It is 2000. The year of Y2K, Backstreet’s Back, and Nintendo’s Game Cube.
According to The Death Penalty Information Center (DPIC) for six years, William Nieves has been on death row, but this year, a Philadelphia jury has acquitted him of murdering Eric McAiely in 1992. Convicted in 1994, Nieves maintained his innocence and was granted a new trial because, according to his lawyer John McMahon, Jr., “William Nieves’ first trial was not presented in the way it should have been presented, and that’s wrong when someone is being sentenced to death.”
The DPIC, a Philanthropedia -awarded 2011-2014 top nonprofit organization, provides Nieves’ and other’s death row acquittal stories. Since 1973, there have been 140 of these individuals in the U.S. exonerated from the death sentence. Obviously the justice system has holes, and this is one reason I feel the death penalty is not the most effective form of punishment for capital offenders. It is costly, too.
A 2008 Baltimore Sun article reported that according to a study paid for by Abell Foundation and prepared by the Urban Institute, “A national, nonpartisan research organization in Washington,” reaching the death sentence costs Maryland $3 million per case; “$1.9 million more than a non-death penalty case costs, even after factoring in the long-term costs of incarcerating convicted killers not sentenced to death.”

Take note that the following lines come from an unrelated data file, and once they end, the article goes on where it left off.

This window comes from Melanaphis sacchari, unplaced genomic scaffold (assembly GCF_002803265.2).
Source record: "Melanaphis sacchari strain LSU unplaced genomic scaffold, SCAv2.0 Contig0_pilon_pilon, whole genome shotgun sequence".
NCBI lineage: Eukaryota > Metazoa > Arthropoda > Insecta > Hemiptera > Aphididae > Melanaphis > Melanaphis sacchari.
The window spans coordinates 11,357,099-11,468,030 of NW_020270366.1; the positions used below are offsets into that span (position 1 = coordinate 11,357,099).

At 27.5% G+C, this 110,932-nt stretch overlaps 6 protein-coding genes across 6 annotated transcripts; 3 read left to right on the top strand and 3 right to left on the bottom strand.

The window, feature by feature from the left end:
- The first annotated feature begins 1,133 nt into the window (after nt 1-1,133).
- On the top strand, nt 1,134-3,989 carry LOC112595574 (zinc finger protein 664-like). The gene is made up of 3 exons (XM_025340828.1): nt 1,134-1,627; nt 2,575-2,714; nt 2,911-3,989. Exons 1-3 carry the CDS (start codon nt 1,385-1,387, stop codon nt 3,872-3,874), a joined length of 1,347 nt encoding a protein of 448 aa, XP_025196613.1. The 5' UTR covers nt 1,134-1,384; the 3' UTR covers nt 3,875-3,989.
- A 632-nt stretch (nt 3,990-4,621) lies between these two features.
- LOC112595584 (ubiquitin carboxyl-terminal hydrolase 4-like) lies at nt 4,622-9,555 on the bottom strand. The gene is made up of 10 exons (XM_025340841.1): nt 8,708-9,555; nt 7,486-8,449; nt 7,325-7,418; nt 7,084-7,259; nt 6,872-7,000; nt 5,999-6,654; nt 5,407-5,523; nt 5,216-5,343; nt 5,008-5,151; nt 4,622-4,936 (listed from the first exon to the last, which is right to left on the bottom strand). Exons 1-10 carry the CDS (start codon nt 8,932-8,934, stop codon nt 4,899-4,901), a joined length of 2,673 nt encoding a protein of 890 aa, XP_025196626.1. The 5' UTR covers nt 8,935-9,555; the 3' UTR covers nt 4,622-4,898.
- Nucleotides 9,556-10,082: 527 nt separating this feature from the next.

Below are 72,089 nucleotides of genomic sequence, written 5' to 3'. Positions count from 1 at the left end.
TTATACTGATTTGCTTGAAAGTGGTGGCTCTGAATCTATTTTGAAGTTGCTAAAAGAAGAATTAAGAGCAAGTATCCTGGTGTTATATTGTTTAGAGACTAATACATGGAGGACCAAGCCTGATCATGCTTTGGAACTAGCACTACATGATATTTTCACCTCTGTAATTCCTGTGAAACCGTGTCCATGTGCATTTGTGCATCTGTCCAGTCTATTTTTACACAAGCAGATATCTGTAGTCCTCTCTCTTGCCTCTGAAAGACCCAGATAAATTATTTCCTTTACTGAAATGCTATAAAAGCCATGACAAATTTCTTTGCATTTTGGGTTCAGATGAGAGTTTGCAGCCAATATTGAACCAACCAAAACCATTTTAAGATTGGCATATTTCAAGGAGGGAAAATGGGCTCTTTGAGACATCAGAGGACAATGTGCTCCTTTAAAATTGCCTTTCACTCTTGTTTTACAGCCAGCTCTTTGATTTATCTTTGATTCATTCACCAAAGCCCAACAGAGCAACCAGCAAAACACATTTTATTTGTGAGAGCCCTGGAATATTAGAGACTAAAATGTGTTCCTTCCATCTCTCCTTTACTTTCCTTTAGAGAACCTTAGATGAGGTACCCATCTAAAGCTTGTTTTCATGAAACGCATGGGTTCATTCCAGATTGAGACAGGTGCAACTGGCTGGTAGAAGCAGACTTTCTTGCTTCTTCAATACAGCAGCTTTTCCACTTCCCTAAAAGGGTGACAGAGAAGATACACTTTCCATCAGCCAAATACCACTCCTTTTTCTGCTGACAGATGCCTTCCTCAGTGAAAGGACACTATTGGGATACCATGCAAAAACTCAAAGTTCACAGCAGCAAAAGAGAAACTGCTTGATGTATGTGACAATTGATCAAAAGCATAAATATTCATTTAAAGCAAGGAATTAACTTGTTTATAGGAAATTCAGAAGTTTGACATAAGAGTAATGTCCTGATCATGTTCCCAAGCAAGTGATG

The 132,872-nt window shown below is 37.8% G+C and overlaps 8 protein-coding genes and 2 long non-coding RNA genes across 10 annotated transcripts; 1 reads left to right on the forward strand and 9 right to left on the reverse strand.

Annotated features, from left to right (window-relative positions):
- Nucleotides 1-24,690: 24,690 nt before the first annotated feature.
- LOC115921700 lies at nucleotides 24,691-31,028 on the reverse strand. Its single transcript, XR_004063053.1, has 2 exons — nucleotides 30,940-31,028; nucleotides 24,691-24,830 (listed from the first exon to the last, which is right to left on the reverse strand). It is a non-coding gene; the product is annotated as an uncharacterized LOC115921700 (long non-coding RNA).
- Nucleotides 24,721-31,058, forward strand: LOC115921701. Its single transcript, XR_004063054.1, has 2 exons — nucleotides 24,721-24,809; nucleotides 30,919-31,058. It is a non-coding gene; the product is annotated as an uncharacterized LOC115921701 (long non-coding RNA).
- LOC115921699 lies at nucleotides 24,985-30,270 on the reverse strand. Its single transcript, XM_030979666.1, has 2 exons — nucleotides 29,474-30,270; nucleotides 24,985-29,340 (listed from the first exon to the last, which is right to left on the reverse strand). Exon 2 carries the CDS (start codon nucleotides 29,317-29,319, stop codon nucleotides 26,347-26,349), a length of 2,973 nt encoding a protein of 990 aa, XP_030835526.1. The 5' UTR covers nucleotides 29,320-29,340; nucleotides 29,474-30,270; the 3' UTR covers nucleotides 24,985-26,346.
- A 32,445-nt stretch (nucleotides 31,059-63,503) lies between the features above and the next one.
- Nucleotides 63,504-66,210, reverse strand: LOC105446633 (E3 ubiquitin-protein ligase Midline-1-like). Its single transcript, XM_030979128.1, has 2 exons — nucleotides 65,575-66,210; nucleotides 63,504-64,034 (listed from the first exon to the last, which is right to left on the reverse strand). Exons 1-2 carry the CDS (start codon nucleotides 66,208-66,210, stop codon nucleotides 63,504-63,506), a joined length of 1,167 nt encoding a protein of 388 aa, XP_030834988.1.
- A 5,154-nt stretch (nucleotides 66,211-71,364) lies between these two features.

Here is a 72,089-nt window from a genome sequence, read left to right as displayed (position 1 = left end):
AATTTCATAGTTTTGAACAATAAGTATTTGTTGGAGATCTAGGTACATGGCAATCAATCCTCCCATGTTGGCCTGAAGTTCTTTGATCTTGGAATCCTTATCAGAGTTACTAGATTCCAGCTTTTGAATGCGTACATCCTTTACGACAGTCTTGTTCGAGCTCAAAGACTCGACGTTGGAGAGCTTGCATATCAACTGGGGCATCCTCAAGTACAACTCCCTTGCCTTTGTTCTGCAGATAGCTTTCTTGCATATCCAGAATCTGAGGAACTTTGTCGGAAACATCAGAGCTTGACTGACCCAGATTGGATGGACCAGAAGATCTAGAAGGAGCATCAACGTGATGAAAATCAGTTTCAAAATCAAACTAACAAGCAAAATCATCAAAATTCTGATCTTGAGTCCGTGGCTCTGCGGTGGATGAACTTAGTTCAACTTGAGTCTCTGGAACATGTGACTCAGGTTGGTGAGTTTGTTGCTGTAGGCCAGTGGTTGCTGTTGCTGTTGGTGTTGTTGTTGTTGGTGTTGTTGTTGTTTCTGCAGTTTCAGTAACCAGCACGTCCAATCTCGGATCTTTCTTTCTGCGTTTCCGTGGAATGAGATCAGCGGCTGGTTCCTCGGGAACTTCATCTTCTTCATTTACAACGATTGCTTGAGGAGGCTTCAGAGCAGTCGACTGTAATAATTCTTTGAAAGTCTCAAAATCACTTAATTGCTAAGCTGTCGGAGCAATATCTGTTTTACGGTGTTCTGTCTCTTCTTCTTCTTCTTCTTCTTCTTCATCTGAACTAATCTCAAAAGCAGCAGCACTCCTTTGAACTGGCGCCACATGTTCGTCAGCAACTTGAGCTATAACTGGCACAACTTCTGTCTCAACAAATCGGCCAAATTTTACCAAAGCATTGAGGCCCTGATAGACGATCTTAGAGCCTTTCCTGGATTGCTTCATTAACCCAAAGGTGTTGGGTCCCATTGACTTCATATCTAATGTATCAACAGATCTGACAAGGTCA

In Pennsylvania, the DPIC reports similar findings; the justice system’s capital case selection process is flawed, resulting in extremely wasteful costs. Originally, I thought I would provide some support for the death penalty here with concerns about crime deterrence.
Alas, according to a survey of former and present presidents of the country’s top academic criminological societies, a mere 5 percent believe the death penalty actually deters crime, while 88 percent do not, and 7 percent claimed to have no opinion.
If capital punishment does not deter crime and is not cost effective, nor does the justice system always provide accurate offenders, what is the purpose of killing those convicted? Sit the criminals in a padded room for a while, nix their social interaction, and let them dwell for the rest of their miserable life, never to see daylight again. I see the biblical eye-for-an-eye defense, yet if someone took my life, I would much rather them lose their soul.
For more Slate opinion follow @cassclarhaut